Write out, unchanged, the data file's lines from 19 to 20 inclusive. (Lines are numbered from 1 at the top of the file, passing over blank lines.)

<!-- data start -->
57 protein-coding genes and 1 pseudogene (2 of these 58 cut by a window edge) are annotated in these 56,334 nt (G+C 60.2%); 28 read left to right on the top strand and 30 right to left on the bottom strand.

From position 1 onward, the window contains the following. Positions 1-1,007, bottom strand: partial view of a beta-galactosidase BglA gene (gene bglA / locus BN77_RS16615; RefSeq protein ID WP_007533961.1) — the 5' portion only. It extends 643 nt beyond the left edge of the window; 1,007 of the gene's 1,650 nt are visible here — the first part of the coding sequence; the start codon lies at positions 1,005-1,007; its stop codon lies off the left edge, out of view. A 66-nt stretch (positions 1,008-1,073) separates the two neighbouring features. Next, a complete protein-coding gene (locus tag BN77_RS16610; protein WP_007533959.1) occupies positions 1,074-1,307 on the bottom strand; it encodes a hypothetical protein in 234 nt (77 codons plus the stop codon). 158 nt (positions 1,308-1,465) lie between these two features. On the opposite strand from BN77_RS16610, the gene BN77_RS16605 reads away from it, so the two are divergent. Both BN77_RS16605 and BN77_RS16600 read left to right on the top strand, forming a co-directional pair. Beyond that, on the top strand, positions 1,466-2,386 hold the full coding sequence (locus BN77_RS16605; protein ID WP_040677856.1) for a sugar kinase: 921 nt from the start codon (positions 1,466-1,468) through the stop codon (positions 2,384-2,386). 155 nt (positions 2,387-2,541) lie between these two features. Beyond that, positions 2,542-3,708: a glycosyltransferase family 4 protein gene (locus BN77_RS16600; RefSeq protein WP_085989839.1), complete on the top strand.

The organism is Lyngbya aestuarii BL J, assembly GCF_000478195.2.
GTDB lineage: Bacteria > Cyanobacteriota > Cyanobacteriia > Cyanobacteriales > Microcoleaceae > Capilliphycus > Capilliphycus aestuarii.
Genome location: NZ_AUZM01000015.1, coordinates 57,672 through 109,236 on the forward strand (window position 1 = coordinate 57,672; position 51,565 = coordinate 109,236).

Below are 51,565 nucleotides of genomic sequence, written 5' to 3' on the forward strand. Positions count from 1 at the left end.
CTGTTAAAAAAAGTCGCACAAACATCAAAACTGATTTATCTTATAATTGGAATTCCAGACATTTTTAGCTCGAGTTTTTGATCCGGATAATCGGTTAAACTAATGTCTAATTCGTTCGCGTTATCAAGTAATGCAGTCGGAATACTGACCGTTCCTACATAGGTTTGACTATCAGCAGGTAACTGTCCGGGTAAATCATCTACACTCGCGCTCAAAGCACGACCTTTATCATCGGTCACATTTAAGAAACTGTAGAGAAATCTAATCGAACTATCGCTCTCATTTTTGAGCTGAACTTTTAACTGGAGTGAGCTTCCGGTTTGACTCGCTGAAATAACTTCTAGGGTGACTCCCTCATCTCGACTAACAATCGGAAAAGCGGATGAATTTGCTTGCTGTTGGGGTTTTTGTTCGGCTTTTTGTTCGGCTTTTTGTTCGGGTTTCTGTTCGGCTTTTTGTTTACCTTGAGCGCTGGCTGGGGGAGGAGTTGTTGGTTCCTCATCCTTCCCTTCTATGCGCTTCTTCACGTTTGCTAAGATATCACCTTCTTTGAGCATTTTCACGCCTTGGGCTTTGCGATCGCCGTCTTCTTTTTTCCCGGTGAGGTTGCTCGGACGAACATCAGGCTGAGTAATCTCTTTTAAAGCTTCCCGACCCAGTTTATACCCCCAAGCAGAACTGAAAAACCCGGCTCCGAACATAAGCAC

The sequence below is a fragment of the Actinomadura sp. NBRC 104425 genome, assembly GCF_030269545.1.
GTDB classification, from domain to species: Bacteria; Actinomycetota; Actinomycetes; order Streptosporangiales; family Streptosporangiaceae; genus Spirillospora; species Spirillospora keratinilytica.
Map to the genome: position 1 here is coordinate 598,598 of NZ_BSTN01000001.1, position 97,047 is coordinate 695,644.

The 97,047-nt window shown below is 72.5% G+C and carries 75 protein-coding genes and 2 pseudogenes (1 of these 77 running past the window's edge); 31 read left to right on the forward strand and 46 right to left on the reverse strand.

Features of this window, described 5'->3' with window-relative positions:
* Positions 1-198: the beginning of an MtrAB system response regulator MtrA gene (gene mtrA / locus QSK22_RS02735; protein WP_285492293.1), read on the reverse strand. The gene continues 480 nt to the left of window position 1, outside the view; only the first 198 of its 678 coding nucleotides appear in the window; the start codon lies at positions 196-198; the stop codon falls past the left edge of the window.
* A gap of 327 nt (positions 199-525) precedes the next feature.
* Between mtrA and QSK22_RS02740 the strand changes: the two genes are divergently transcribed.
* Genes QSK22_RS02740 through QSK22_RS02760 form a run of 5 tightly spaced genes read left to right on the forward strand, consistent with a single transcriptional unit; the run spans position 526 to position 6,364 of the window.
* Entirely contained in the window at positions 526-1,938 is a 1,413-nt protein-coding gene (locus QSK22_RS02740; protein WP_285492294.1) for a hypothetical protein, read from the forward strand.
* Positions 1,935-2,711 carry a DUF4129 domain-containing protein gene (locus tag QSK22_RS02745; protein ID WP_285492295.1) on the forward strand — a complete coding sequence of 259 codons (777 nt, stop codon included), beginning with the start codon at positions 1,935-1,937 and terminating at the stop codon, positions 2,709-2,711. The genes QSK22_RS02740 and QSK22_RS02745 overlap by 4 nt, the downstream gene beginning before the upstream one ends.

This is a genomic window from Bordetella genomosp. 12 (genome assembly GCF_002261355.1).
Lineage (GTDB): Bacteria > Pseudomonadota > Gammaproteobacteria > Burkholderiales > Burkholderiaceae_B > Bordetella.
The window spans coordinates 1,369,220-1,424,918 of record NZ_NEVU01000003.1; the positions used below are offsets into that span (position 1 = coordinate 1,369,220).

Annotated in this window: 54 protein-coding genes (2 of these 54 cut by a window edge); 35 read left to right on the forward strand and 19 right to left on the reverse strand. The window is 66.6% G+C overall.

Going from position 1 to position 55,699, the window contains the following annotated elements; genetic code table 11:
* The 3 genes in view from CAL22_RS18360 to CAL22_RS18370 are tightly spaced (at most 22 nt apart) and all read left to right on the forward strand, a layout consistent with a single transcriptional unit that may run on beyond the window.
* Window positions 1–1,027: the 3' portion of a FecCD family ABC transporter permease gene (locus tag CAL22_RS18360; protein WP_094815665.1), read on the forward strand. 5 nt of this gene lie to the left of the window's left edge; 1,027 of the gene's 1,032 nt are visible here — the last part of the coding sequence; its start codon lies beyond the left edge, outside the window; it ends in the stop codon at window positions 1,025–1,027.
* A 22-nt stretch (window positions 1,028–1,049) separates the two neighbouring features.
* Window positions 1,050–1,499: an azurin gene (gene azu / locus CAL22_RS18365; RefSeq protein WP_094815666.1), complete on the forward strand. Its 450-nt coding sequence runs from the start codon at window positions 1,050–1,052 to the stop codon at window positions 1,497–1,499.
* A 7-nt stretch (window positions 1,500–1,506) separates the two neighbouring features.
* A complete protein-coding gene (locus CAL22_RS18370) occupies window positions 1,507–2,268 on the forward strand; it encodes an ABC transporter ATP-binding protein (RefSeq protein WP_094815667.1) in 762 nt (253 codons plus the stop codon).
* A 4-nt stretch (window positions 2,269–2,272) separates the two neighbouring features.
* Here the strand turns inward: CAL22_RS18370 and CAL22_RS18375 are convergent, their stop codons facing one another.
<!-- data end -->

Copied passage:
This is a genomic window from Bordetella genomosp. 12 (genome assembly GCF_002261355.1).
Lineage (GTDB): Bacteria > Pseudomonadota > Gammaproteobacteria > Burkholderiales > Burkholderiaceae_B > Bordetella.